A container garden or pot gardening may be a saving grace for people with little available planting space, or for those who have concrete patios only. Another reason why many find container gardening attractive is if they plan to move in a few years to a place where they will be able to plant. Plants in pots are simply easier to move than are plants buried in the ground.
There are lots of ways to make a container garden more attractive, even if you have a small space to work with. Give consideration to the pots or containers you choose, the variety of plants that will work in your area, climate and the amount of light your patio or planting area has to offer, and think variety for beautiful pot gardening. Not only can the plants themselves become important features of a container garden, but also the types and sizes of pots you use may add to overall aesthetic value.
A vast number of pot types and sizes exist. You can choose anything from plain plastic or rubber pots to beautiful containers rendered in stone, terra cotta, wood, or other materials. You may want to chose a few beautiful pots, to mix with less expensive pots, so that the containers themselves become part of your garden art. You should also take into consideration size, shape and type of containers. Many people make the mistake of using all the same sized containers for their garden, which gives the container garden a very one dimensional quality.
Instead, take a good look at your available space. Can it accommodate small, low to the ground pots, hanging containers, large oak barrels, color bowls, or large pots with trellises? By evaluating your space from ground up, think of how you can create a garden on numerous levels. Your garden becomes more attractive as you vary pot sizes to provide different levels for the eye to look at, and you should try to create dimension by planting plants at your feet, knee, eye line, and above, if you have room.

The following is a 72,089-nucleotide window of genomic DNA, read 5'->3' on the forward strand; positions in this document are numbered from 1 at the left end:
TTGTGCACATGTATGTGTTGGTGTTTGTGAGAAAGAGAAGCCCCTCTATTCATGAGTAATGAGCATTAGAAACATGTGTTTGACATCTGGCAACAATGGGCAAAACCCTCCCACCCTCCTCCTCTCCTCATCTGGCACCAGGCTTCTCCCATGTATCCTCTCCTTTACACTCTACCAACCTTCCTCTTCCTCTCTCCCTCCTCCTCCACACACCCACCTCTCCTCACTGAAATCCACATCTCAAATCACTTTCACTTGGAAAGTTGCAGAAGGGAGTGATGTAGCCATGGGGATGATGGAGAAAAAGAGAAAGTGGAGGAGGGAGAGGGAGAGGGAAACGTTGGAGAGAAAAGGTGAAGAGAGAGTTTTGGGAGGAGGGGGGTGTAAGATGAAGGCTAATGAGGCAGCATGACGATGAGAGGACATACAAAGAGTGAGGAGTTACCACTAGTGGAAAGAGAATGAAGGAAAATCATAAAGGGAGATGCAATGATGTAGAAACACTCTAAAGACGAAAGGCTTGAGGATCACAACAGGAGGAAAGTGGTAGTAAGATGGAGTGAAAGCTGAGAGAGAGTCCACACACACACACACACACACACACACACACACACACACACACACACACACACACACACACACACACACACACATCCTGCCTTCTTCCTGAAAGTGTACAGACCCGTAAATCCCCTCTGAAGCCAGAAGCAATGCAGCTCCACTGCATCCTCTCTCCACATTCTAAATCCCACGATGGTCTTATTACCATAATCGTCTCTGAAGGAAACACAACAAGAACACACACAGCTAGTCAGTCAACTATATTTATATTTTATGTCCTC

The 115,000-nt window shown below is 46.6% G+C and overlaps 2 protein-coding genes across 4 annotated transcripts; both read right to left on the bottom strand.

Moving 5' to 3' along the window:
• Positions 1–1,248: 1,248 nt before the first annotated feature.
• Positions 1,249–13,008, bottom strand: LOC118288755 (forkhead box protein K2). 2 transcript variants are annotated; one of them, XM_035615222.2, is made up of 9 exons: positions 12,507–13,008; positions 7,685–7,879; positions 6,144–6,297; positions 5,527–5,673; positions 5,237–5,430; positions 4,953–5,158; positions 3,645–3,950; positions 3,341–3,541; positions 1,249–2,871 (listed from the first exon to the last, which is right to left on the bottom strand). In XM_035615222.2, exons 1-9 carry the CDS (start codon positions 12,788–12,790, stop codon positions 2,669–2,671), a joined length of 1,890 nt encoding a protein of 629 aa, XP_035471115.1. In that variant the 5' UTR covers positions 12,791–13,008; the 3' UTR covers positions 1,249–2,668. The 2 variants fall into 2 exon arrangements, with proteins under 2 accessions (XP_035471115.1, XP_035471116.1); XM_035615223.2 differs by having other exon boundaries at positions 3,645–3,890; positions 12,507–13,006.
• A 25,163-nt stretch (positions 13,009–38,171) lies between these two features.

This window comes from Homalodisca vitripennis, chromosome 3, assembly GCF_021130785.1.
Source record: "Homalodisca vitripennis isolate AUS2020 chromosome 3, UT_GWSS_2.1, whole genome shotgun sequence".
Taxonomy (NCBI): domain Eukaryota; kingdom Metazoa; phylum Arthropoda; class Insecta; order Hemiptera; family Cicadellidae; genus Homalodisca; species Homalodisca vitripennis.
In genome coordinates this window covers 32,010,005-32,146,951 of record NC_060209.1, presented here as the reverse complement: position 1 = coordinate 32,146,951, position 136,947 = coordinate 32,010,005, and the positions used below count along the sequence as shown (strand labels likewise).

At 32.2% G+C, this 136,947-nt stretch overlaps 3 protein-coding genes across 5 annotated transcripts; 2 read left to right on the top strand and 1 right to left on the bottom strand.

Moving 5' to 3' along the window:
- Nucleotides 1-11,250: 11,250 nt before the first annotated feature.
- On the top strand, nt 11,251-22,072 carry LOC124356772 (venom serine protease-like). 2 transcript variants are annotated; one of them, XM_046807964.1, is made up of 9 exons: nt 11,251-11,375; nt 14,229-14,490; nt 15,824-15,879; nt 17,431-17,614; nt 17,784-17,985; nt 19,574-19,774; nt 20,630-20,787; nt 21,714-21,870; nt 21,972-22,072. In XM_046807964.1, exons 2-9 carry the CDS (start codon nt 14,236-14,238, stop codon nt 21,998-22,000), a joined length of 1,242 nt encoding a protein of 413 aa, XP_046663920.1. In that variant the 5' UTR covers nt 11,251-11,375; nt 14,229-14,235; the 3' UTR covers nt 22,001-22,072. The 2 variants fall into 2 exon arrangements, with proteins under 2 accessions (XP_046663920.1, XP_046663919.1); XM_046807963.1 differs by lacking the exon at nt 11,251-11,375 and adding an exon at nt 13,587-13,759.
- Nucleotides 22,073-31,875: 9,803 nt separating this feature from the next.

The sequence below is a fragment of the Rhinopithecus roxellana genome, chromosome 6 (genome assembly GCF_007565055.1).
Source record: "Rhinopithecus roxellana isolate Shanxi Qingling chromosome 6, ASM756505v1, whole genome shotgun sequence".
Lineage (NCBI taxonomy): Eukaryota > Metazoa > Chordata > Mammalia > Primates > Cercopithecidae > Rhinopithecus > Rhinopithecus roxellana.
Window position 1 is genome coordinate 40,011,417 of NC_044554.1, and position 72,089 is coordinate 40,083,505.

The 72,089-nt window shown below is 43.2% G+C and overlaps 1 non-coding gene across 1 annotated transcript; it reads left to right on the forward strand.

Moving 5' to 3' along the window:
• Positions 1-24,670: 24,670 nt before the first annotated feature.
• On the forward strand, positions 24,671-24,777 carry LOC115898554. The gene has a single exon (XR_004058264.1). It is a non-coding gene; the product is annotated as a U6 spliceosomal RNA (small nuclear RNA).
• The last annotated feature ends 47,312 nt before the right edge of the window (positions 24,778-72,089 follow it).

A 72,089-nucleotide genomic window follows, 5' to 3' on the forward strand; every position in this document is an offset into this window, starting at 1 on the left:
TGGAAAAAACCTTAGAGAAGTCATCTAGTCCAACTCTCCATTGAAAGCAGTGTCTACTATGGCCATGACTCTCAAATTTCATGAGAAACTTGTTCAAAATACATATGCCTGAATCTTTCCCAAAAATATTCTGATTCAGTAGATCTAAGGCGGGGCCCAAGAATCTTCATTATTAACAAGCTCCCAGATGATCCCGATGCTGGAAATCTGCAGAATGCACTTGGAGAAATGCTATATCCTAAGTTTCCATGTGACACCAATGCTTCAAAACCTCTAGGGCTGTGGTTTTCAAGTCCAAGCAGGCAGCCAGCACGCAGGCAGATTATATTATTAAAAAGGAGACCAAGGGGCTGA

Creating these levels also help when you choose plants that will grow to different sizes. Small pansies, impatiens, nasturtiums in low color bowls can be matched with large bushy geraniums, a Japanese Maple Tree, a pot of bamboo that reaches high up or a trellised climbing rose or rose tree. If time and space permit, create a garden that allows you to see plants, greenery and flowers in every direction. Especially if you’re gardening on decks or patio, you can turn your "concrete jungle" of a back yard into a veritable jungle of plants and trees wherever you look.
You should also think about the seasons as you plant your container garden. Consider plants that have long blooming seasons, or choose a variety of flowering plants that will flower at different times of the year. For instance, you can plant spring or summer blooming small flowers over bulbs that will grow daffodils, tulips, and crocuses just as winter ends. Fall blooming flowers like chrysanthemums can keep color in your garden until winter hits, and certain trees like citrus trees may produce their fruit in early winter. By evaluating your plant choices from a seasonal perspective, each season can bring new delights in a container garden.